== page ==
The recent boom of interest in alternative currencies has generated a dizzying amount of economic speculation, with a corresponding amount of confusion. The question that economists are asking right now is: what is the value of these currencies? Mainstream economics points to scarcity and utility as the primary sources of value, but these explanations don’t always yield satisfactory answers. The labor theory of value provides an alternative perspective on alternative currencies, one that might show us something of real worth in the emerging digital economy.
To what extent has our podcast changed in reaction to current politics? Mark, Seth, Wes, and Dylan reflect back on our year, discuss how we select texts, and give some thumbnail sketches of potential topics. Also, does authorial intent matter, and how to talk philosophically about works that aren’t philosophical texts.
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Jherek started off as bassist in the late ’90s for the Seattle art rock bands The Dead Science and Parenthetical Girls, and has released about five solo albums (and other things) since 2006, the last two being full-on orchestral works.
We discuss the title track from Cistern (2016), “The Nest” featuring Mirah from Composed (2012), and “Blackstar,” featuring Anna Calvi, from a David Bowie tribute with Amanda Palmer called Strung Out in Heaven (2016). We conclude by listening to “Eyes” feat. David Byrne, also from Composed. Opening/closing music: “Automatism” from Cistern. For more info, see jherekbischoff.com.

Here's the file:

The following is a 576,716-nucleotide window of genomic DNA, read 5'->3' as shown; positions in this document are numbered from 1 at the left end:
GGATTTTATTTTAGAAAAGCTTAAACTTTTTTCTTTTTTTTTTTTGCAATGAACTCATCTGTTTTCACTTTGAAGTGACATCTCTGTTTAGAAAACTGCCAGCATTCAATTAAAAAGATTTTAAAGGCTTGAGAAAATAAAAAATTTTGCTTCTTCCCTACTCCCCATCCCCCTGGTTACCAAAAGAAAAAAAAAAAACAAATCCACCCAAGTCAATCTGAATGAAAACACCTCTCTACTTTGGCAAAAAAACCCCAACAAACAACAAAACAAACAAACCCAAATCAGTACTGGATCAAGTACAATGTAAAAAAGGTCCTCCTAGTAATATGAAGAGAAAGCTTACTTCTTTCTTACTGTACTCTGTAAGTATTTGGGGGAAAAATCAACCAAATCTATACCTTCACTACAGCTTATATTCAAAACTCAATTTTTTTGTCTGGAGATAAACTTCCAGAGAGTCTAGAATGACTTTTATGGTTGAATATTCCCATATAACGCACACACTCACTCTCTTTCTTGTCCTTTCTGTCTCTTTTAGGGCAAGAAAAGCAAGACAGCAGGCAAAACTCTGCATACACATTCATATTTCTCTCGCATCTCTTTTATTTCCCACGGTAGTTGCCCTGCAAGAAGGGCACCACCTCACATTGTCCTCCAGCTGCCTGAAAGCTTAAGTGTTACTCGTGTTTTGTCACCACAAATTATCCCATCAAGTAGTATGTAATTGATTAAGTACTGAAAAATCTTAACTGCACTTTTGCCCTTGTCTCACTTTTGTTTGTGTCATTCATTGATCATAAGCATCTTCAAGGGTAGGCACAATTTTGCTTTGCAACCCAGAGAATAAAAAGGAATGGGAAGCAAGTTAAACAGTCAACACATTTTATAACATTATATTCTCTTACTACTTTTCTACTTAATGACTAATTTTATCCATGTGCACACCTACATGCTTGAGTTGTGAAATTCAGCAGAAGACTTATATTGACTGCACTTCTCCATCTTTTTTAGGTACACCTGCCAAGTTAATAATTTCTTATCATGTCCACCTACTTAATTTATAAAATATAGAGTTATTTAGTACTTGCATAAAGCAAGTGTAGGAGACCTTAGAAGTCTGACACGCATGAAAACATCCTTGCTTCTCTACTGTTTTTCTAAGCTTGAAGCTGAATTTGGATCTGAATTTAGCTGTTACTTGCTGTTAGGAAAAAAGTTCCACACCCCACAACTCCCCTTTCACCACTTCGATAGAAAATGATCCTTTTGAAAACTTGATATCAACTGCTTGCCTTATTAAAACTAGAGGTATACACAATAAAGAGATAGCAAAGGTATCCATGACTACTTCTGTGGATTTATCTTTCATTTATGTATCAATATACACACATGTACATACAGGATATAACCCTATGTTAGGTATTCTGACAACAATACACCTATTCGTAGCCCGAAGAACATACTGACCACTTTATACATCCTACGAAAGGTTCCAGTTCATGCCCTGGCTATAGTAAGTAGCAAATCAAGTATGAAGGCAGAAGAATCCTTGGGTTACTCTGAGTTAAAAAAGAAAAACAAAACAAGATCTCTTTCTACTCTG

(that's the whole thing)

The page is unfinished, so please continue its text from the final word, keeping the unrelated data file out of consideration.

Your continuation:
Continuing on Eichmann in Jerusalem, on how ordinary people can do—or acquiesce to—horrific things. How do people rationalize this? What can we apply from this to ourselves? Also, how was genocide a new type of crime, and what’s the best rationale for punishing it? We talk justice, revenge, and ways that we too might be morally mass-confused.
End song: “Hiding from the Face of God”; hear Mark talk to singer/songwriter Jeff Heiskell on Nakedly Examined Music eps. 5 and 63.
The monster represents the return of a devitalized creator, where the loss of vitality represents a failure of creativity—driven by an inability to tolerate the imperfection of the creative process. The solution involves reconciling the fact of being a creature with that of being a creator.
Perfect childhoods are deadly traps, but neglecting one’s family—in favor of one’s creative ambitions—is no escape.
In a previous article, we finished our exploration of Michael Allen Gillespie’s Theological Origins of Modernity. One of the things I tried to show, on the basis of Gillespie’s argument, was that modern intellectual history can be mapped, more or less exhaustively, according to a three-part diagram, where the axes are defined by the place where explanation stops. The medieval Continue Reading …
Creative commitment and perfectionism do not mix: There is nothing like a perfect childhood to produce the perfect monster.
In their “workshop of filthy creation”—in which their endeavors are monstrously incomplete—how do artists remain committed?
In a competition with already-famous poets, one of whom was her future husband, an 18-year-old Mary Shelley was asked to create a ghost story. Instead, she created a story of the perils of creative ambition, and the possibility that it might lead to a ghosting of the self.
On Eichmann in Jerusalem: A Report on the Banality of Evil (1963).
Are we still morally culpable if our entire society is corrupt? Arendt definitely thinks so, but has a number of criticisms of the handling of the 1961 trial of Nazi war criminal Adolf Eichmann. The Israelis were committed to the view that Eichmann was a monster, when the reality, says Arendt, is more frightening.